There are more than 150 million Americans who remain unvaccinated: many by choice, others for age, medical or religious reasons. Meanwhile, there are the 160 million vaccinated Americans who could be unsuspecting carriers of a breakthrough infection. While I’m not much of a gambler, I don’t like those odds. I believe a precautionary approach is still warranted.
There is still discussion in the academic world about how this virus is transmitted from person to person, and this is a surprisingly complicated topic. But what is not in dispute is that wearing a mask — whether a simple surgical-type or cloth mask or a more sophisticated N95 respirator — captures and holds fast to virus fragments as they enter or exit our breathing passages. Simply put, they reduce our risk of being infected by others and in passing our own infection on to others.
The burden of mask-wearing is sometimes compared to the burden of using a seat belt in a car, something almost all of us do without much thought. This is not the right comparison, because the injury that might happen in a car accident when not wearing a seat belt usually results in injury to the person abstaining and not directly to anyone else; refusing to wear a seat belt is ultimately a personal choice with primarily personal consequences. By contrast, I align mask-wearing more closely with the burden of using a turn signal when driving. When you use your turn signal to indicate your intentions, you are protecting yourself. But you are also protecting others around you who may be at risk. It is a literal signal to others that a potential risk might be in front of them.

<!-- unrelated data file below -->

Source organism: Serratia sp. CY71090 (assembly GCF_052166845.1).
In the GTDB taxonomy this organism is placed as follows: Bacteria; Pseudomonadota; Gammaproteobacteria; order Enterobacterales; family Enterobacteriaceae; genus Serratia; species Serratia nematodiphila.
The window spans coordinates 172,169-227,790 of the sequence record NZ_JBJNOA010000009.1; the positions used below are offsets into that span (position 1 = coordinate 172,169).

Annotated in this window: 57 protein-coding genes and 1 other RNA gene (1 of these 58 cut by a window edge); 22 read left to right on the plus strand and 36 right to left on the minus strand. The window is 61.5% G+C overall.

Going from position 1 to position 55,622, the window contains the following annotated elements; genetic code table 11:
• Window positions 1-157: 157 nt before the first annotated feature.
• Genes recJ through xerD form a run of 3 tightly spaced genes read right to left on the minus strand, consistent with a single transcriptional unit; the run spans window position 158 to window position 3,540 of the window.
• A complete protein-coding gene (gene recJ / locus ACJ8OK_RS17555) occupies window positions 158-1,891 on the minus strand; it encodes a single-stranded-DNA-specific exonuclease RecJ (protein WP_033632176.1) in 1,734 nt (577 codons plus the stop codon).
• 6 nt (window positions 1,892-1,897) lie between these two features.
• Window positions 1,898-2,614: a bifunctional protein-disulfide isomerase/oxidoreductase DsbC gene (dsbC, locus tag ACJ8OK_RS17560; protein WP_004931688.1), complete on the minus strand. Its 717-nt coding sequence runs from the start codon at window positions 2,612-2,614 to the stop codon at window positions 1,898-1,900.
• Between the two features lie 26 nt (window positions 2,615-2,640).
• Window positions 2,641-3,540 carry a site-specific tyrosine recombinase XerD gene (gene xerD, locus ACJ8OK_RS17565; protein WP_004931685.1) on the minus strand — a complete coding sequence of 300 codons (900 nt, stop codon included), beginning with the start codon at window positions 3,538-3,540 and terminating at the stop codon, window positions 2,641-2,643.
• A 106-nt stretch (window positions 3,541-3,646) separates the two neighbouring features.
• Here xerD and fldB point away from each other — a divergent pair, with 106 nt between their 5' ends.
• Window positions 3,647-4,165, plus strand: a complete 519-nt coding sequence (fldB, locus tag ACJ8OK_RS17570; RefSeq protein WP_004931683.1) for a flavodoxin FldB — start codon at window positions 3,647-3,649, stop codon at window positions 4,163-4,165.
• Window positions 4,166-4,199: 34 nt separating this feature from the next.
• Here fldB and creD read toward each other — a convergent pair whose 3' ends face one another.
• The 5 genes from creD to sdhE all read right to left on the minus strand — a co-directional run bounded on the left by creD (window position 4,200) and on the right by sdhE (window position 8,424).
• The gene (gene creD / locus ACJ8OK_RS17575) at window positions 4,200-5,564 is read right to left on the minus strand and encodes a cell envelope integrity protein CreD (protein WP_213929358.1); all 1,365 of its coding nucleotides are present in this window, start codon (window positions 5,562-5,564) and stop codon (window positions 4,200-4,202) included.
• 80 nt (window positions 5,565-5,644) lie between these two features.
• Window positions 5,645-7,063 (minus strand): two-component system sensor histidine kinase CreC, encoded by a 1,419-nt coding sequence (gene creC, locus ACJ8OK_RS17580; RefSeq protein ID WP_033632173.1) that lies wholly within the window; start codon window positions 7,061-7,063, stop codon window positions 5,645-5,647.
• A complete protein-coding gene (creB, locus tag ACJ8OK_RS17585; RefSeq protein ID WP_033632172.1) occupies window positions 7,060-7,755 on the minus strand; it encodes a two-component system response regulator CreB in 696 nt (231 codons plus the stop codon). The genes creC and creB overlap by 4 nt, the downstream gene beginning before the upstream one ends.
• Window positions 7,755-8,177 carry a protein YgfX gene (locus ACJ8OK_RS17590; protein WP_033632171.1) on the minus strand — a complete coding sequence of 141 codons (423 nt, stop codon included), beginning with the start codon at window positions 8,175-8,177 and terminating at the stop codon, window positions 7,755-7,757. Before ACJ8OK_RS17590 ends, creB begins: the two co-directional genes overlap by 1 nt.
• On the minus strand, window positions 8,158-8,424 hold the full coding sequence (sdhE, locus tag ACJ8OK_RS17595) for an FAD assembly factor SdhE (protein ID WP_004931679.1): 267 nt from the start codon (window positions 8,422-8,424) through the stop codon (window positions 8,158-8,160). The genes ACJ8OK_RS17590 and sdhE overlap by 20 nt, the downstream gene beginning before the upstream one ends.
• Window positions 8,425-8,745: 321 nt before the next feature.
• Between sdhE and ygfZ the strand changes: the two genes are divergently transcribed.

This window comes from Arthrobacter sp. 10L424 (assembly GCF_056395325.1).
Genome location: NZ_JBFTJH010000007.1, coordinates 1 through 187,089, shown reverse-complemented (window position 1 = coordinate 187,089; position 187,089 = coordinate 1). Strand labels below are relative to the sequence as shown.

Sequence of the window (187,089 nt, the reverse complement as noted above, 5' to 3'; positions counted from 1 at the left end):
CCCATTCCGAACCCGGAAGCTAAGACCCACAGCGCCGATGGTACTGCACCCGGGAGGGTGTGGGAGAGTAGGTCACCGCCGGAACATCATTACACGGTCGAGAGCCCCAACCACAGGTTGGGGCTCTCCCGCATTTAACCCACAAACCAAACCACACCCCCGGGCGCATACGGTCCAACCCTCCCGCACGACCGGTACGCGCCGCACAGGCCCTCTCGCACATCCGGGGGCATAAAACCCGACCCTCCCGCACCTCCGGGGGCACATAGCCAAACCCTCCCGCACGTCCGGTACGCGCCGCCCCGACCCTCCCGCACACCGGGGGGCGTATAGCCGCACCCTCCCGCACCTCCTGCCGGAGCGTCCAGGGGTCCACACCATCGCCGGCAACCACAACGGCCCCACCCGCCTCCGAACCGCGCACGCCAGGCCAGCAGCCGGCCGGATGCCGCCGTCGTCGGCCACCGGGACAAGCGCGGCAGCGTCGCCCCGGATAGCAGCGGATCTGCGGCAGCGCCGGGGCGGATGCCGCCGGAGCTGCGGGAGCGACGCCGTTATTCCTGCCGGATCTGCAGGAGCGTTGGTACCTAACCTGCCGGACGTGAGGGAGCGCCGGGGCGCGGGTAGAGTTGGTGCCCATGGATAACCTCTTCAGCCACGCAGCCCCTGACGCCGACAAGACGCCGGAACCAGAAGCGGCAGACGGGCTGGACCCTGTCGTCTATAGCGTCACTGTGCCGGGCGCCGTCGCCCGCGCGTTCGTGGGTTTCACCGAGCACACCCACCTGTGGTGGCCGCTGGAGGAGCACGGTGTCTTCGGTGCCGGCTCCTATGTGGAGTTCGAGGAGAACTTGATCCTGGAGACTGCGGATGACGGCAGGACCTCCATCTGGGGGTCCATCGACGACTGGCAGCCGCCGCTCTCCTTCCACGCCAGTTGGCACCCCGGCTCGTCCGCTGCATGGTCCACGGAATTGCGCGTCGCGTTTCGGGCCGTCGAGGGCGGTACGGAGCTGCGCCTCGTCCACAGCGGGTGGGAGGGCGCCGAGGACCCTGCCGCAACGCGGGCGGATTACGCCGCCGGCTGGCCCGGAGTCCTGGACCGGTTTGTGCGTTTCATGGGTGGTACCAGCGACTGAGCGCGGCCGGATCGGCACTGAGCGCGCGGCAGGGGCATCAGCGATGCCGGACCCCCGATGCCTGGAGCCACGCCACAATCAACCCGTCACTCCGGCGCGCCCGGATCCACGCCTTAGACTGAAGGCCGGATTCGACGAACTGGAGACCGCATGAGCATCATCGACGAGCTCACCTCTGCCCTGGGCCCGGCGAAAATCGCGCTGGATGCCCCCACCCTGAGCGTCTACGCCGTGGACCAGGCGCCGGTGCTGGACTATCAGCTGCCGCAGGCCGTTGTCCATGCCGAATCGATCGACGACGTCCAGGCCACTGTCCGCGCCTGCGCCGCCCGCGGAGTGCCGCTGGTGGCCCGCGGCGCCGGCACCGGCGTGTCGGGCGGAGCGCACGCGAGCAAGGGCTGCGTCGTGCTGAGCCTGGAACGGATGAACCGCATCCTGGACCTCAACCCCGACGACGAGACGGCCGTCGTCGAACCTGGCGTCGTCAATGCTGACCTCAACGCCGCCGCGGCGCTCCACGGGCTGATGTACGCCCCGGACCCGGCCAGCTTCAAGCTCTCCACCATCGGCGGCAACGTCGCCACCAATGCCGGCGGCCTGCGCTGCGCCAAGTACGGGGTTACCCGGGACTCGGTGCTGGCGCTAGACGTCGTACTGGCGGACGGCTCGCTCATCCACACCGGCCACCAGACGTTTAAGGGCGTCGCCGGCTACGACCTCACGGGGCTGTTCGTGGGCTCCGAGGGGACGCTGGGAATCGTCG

Most of us have worn masks routinely during the pandemic. Masks remain easy to wear and are still inexpensive. Simply put, there’s no good reason to not wear a mask when you’re in contexts where going without might put you or others at risk. They are perfectly safe, do not make my life difficult and I’m happy to keep mine on if it makes others safer. Especially for those who remain unvaccinated.
And about those 48 million children in the United States who are not yet eligible for any vaccine. They probably won’t be eligible for a vaccine for months. In mid-June, child cases of covid represented about 10.1 percent of total cases. In mid-July, children represented 22.3 percent of covid cases. This is going exactly in the wrong direction.
So we are faced with a choice: We can continue to assert our “freedom” to not wear a mask, but do so knowing that it sustains virus transmission. This means we should expect another surge in the fall, just like last year. Or, we can be vigilant and do everything that is in our power to reduce the spread of this virus — including wearing masks in any close-contact environments and keeping our social distance. The choice is ours to make.
I choose to keep wearing my mask.